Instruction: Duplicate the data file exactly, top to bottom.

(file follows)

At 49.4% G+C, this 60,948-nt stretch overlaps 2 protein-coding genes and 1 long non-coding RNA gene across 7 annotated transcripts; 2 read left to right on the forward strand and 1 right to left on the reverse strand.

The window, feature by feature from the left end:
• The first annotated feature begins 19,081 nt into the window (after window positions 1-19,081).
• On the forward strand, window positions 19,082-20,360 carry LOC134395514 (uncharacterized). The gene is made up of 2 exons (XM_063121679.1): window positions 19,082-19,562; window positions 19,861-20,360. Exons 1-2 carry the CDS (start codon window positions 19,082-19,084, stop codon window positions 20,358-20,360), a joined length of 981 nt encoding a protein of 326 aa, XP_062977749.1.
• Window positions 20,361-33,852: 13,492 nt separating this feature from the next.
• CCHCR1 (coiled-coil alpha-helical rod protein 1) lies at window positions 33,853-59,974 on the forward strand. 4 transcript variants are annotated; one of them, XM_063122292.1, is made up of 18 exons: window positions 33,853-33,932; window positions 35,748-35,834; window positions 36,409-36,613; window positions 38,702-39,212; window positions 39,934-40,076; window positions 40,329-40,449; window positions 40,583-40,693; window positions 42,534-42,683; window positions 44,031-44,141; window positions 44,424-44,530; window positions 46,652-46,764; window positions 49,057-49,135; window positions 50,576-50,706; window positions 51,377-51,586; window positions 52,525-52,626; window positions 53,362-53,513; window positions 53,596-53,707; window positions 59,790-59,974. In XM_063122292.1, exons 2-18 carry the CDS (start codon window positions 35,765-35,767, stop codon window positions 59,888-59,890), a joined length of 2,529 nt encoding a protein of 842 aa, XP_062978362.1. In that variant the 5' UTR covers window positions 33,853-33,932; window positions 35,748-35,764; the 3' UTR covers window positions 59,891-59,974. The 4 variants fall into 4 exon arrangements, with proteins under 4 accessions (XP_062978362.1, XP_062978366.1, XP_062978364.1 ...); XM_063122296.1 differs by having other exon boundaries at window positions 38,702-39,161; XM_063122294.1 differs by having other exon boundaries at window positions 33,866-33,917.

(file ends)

At 49.4% G+C, this 60,948-nt stretch overlaps 2 protein-coding genes and 1 long non-coding RNA gene across 7 annotated transcripts; 2 read left to right on the forward strand and 1 right to left on the reverse strand.

The window, feature by feature from the left end:
• The first annotated feature begins 19,081 nt into the window (after window positions 1-19,081).
• On the forward strand, window positions 19,082-20,360 carry LOC134395514 (uncharacterized). The gene is made up of 2 exons (XM_063121679.1): window positions 19,082-19,562; window positions 19,861-20,360. Exons 1-2 carry the CDS (start codon window positions 19,082-19,084, stop codon window positions 20,358-20,360), a joined length of 981 nt encoding a protein of 326 aa, XP_062977749.1.
• Window positions 20,361-33,852: 13,492 nt separating this feature from the next.
• CCHCR1 (coiled-coil alpha-helical rod protein 1) lies at window positions 33,853-59,974 on the forward strand. 4 transcript variants are annotated; one of them, XM_063122292.1, is made up of 18 exons: window positions 33,853-33,932; window positions 35,748-35,834; window positions 36,409-36,613; window positions 38,702-39,212; window positions 39,934-40,076; window positions 40,329-40,449; window positions 40,583-40,693; window positions 42,534-42,683; window positions 44,031-44,141; window positions 44,424-44,530; window positions 46,652-46,764; window positions 49,057-49,135; window positions 50,576-50,706; window positions 51,377-51,586; window positions 52,525-52,626; window positions 53,362-53,513; window positions 53,596-53,707; window positions 59,790-59,974. In XM_063122292.1, exons 2-18 carry the CDS (start codon window positions 35,765-35,767, stop codon window positions 59,888-59,890), a joined length of 2,529 nt encoding a protein of 842 aa, XP_062978362.1. In that variant the 5' UTR covers window positions 33,853-33,932; window positions 35,748-35,764; the 3' UTR covers window positions 59,891-59,974. The 4 variants fall into 4 exon arrangements, with proteins under 4 accessions (XP_062978362.1, XP_062978366.1, XP_062978364.1 ...); XM_063122296.1 differs by having other exon boundaries at window positions 38,702-39,161; XM_063122294.1 differs by having other exon boundaries at window positions 33,866-33,917.